## Working with Python polynomials from Excel

Python polynomial functions have several features that require manipulation of data passed from Excel:

• In Python polynomial coefficients are listed in order of increasing powers of x (a + bx + cx^2 …), but they are more usually listed with the highest power first, including in my VBA polynomial functions.
• Polynomial functions may have complex numbers as input, and often have complex output, but Excel complex numbers are limited in functionality and are displayed as text strings, which makes use of the values on the spreadsheet difficult. A more convenient format is to pass complex numbers to and from Python as pairs of floats, or 2D arrays of floats.

I have written 3 short Python functions to deal with passing arrays of complex numbers from and to Excel, using pyxll, or within Python code to convert arrays of pairs of floats to Python complex format.

The py_ReverseA function reverses a 1D or 2D array, and with a 2D array the axis to be reversed may be specified, or by default the longer axis is used:

```@xl_func
@xl_arg('array1', 'numpy_array')
@xl_arg('axis', 'int')
@xl_return('numpy_array')
def py_ReverseA(array1, axis = None):
ndims = len(array1.shape)
if ndims == 1:
return array1[::-1]
else:
if axis == None:
axis = 0
if array1.shape > array1.shape: axis = 1
if axis == 0:
return array1[::-1,:]
else:
return array1[:, ::-1]
```

py_FloatA2Complex converts an Excel range of values to a Python complex array. If the Excel range is a single column the values will be converted to complex numbers with an imaginary value of zero. Ranges with 2 columns or 2 rows will have pairs of values converted to Python complex values:

```@xl_func
@xl_arg('array1', 'numpy_array', ndim = 2)
@xl_arg('axis', 'int')
@xl_return('var')
def py_FloatA2Complex(array1, axis = None):
rows, cols = array1.shape
if axis == None:
if rows > 2 or rows >= cols:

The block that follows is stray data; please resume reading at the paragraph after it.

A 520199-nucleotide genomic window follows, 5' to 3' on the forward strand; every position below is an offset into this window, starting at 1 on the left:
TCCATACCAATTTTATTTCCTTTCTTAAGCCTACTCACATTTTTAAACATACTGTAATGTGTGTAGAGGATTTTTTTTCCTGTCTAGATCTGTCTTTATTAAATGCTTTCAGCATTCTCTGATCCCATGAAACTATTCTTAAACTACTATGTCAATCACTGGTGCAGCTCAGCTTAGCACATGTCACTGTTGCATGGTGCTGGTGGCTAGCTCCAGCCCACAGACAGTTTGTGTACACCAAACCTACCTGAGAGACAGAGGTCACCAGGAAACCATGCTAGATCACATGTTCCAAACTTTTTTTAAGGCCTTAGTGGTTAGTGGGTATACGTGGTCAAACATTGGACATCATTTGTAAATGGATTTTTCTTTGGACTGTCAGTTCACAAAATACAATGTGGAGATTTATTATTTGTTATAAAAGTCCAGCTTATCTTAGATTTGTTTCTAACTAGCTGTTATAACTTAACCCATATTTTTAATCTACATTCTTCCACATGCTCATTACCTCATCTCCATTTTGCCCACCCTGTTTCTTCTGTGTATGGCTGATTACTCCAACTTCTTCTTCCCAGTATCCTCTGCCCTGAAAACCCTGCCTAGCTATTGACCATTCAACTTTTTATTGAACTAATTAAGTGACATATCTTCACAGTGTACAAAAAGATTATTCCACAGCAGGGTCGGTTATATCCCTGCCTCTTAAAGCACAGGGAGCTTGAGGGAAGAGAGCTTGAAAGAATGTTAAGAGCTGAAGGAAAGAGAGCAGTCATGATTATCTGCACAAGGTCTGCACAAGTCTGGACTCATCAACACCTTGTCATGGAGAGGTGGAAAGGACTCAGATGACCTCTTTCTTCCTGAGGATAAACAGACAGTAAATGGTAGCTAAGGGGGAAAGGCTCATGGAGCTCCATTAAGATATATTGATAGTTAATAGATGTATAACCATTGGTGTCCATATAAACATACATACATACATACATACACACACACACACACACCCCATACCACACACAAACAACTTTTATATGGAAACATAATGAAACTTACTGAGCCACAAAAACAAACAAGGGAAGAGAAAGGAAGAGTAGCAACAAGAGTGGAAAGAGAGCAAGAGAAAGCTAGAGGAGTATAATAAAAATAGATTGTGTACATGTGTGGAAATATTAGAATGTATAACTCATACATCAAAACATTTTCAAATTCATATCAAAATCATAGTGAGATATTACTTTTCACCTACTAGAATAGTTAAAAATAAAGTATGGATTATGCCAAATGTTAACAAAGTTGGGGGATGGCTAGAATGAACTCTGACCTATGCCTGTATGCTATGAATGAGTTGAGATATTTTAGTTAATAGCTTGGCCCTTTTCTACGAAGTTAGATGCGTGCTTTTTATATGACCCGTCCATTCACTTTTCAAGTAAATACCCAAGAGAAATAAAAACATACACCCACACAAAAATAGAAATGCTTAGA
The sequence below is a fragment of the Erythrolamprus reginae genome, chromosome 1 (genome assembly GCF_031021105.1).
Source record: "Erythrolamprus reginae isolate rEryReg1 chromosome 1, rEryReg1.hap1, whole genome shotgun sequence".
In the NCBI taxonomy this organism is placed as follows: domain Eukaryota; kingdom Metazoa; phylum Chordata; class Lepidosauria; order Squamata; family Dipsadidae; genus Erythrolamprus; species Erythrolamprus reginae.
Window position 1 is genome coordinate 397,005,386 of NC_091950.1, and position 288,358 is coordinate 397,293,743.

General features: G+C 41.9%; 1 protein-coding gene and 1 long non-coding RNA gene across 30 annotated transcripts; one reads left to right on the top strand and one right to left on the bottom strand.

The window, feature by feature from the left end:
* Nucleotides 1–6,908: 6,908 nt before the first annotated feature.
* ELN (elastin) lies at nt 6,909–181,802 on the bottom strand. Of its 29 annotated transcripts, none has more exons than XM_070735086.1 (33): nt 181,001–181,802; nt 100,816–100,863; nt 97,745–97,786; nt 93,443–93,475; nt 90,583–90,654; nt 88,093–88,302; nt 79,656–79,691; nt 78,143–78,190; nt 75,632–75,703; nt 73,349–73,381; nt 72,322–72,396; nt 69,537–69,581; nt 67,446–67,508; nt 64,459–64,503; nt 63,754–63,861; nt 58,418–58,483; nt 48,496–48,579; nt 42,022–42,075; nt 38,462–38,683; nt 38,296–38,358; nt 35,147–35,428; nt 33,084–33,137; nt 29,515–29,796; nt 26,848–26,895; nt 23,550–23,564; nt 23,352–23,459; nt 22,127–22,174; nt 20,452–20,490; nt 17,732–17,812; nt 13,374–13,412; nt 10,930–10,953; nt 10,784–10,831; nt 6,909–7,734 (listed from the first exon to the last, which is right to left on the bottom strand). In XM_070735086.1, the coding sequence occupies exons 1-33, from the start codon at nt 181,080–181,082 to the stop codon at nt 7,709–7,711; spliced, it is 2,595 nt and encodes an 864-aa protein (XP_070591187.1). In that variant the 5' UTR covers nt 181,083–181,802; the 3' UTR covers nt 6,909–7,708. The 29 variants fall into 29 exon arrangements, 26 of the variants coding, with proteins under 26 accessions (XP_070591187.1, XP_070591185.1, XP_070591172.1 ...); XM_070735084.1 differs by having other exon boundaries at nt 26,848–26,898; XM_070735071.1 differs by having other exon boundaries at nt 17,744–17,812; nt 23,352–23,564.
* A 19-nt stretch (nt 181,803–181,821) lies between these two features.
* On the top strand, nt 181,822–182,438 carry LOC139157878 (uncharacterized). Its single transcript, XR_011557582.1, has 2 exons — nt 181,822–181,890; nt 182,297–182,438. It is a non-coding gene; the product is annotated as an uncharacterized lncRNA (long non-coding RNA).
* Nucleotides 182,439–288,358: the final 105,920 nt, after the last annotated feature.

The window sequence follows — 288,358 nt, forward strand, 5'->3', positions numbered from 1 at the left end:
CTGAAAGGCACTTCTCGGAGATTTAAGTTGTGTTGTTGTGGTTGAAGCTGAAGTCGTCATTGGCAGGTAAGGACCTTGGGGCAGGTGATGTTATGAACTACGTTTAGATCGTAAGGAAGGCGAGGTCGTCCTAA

axis = 0
else:
axis = 1
if axis == 0:
complexa = np.zeros(rows, dtype=np.complex128)
if cols > 1:
complexa[:] = array1[:, 0] +1j*array1[:, 1]
else:
complexa[:] = array1[:, 0] +1j*np.zeros(rows)
else:
complexa = np.zeros(cols, dtype=np.complex128)
if rows > 1:
complexa[:] = array1[0, :] +1j*array1[1, :]
else:
complexa[:] = array1[0, :] +1j*np.zeros(cols)
return complexa
```

Note that this function returns an array of complex numbers, which are primarily intended for use by other Python functions. If it is called from Excel it will return a cache object, displaying as “ndarray@18”. This can be returned back to Python, or another Python function (such as py_Complex2FloatA below) can be used to extract the data in a format that can be displayed by Excel.

Finally, py_Complex2FloatA converts a Python array of complex numbers to a 2 column or 2 row range of Excel doubles:

```@xl_func
@xl_arg('array1', 'var')
@xl_arg('axis', 'int')
@xl_return('var')
def py_Complex2FloatA(array1, axis = 0):
rtn = np.array([array1.real, array1.imag])
if axis == 0: rtn = np.transpose(rtn)
return rtn
```

The screenshot below shows examples of each of these functions:

This entry was posted in Arrays, Excel, Link to Python, PyXLL, UDFs and tagged , , , , , , , , , . Bookmark the permalink.

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